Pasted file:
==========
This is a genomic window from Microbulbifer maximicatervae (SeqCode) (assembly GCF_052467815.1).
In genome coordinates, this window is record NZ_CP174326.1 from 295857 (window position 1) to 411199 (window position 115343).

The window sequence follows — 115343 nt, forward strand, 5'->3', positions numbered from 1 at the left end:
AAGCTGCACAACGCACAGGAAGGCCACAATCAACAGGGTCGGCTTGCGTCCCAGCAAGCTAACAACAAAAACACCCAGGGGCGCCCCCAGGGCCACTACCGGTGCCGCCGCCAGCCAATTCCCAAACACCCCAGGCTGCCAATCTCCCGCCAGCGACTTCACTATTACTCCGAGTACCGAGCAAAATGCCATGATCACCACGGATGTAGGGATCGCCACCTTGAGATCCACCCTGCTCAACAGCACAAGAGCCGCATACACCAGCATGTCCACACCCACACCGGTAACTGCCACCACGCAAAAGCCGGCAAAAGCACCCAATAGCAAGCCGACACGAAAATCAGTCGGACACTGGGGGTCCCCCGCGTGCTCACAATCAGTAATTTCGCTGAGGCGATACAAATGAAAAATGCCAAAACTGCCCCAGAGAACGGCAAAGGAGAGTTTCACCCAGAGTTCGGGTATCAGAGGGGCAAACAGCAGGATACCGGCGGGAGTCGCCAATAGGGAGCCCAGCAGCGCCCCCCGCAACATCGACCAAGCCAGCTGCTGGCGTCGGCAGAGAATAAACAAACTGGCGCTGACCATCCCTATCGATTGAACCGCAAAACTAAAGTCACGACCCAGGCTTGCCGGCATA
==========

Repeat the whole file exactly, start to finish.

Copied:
This is a genomic window from Microbulbifer maximicatervae (SeqCode) (assembly GCF_052467815.1).
In genome coordinates, this window is record NZ_CP174326.1 from 295857 (window position 1) to 411199 (window position 115343).

The window sequence follows — 115343 nt, forward strand, 5'->3', positions numbered from 1 at the left end:
AAGCTGCACAACGCACAGGAAGGCCACAATCAACAGGGTCGGCTTGCGTCCCAGCAAGCTAACAACAAAAACACCCAGGGGCGCCCCCAGGGCCACTACCGGTGCCGCCGCCAGCCAATTCCCAAACACCCCAGGCTGCCAATCTCCCGCCAGCGACTTCACTATTACTCCGAGTACCGAGCAAAATGCCATGATCACCACGGATGTAGGGATCGCCACCTTGAGATCCACCCTGCTCAACAGCACAAGAGCCGCATACACCAGCATGTCCACACCCACACCGGTAACTGCCACCACGCAAAAGCCGGCAAAAGCACCCAATAGCAAGCCGACACGAAAATCAGTCGGACACTGGGGGTCCCCCGCGTGCTCACAATCAGTAATTTCGCTGAGGCGATACAAATGAAAAATGCCAAAACTGCCCCAGAGAACGGCAAAGGAGAGTTTCACCCAGAGTTCGGGTATCAGAGGGGCAAACAGCAGGATACCGGCGGGAGTCGCCAATAGGGAGCCCAGCAGCGCCCCCCGCAACATCGACCAAGCCAGCTGCTGGCGTCGGCAGAGAATAAACAAACTGGCGCTGACCATCCCTATCGATTGAACCGCAAAACTAAAGTCACGACCCAGGCTTGCCGGCATA